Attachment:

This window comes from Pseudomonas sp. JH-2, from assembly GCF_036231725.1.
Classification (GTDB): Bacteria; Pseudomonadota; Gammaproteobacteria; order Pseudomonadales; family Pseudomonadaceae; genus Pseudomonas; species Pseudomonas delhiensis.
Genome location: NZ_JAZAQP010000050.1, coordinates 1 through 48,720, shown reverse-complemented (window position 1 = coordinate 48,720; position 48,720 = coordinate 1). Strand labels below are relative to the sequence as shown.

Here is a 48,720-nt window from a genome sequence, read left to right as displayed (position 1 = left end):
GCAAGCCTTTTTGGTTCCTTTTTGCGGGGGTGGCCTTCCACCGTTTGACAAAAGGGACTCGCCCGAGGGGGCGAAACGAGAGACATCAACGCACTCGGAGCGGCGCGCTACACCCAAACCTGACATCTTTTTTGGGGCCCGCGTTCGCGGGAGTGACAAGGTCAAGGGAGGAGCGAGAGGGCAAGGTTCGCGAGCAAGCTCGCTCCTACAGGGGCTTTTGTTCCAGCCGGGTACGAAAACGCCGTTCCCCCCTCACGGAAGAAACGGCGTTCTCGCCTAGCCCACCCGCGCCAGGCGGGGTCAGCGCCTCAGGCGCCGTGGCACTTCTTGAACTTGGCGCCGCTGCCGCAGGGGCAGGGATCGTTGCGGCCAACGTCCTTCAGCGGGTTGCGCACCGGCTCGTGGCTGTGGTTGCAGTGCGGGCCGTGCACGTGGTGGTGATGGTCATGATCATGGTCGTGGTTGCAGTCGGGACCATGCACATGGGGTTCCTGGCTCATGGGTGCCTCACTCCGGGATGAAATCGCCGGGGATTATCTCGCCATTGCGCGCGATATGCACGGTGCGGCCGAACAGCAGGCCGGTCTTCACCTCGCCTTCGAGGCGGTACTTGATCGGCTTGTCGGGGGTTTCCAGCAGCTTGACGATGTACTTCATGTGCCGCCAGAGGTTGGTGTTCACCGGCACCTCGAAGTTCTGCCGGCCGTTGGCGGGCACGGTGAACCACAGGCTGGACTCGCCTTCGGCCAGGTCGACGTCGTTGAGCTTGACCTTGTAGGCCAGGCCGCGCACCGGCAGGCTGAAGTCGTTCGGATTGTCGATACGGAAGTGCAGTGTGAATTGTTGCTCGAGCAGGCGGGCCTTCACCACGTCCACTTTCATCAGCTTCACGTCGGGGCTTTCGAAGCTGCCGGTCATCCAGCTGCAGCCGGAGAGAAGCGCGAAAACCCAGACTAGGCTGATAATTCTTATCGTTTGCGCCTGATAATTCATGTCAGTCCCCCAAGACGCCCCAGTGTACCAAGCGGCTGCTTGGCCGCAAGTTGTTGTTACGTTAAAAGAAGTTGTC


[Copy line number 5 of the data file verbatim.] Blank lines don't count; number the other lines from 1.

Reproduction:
GCAAGCCTTTTTGGTTCCTTTTTGCGGGGGTGGCCTTCCACCGTTTGACAAAAGGGACTCGCCCGAGGGGGCGAAACGAGAGACATCAACGCACTCGGAGCGGCGCGCTACACCCAAACCTGACATCTTTTTTGGGGCCCGCGTTCGCGGGAGTGACAAGGTCAAGGGAGGAGCGAGAGGGCAAGGTTCGCGAGCAAGCTCGCTCCTACAGGGGCTTTTGTTCCAGCCGGGTACGAAAACGCCGTTCCCCCCTCACGGAAGAAACGGCGTTCTCGCCTAGCCCACCCGCGCCAGGCGGGGTCAGCGCCTCAGGCGCCGTGGCACTTCTTGAACTTGGCGCCGCTGCCGCAGGGGCAGGGATCGTTGCGGCCAACGTCCTTCAGCGGGTTGCGCACCGGCTCGTGGCTGTGGTTGCAGTGCGGGCCGTGCACGTGGTGGTGATGGTCATGATCATGGTCGTGGTTGCAGTCGGGACCATGCACATGGGGTTCCTGGCTCATGGGTGCCTCACTCCGGGATGAAATCGCCGGGGATTATCTCGCCATTGCGCGCGATATGCACGGTGCGGCCGAACAGCAGGCCGGTCTTCACCTCGCCTTCGAGGCGGTACTTGATCGGCTTGTCGGGGGTTTCCAGCAGCTTGACGATGTACTTCATGTGCCGCCAGAGGTTGGTGTTCACCGGCACCTCGAAGTTCTGCCGGCCGTTGGCGGGCACGGTGAACCACAGGCTGGACTCGCCTTCGGCCAGGTCGACGTCGTTGAGCTTGACCTTGTAGGCCAGGCCGCGCACCGGCAGGCTGAAGTCGTTCGGATTGTCGATACGGAAGTGCAGTGTGAATTGTTGCTCGAGCAGGCGGGCCTTCACCACGTCCACTTTCATCAGCTTCACGTCGGGGCTTTCGAAGCTGCCGGTCATCCAGCTGCAGCCGGAGAGAAGCGCGAAAACCCAGACTAGGCTGATAATTCTTATCGTTTGCGCCTGATAATTCATGTCAGTCCCCCAAGACGCCCCAGTGTACCAAGCGGCTGCTTGGCCGCAAGTTGTTGTTACGTTAAAAGAAGTTGTC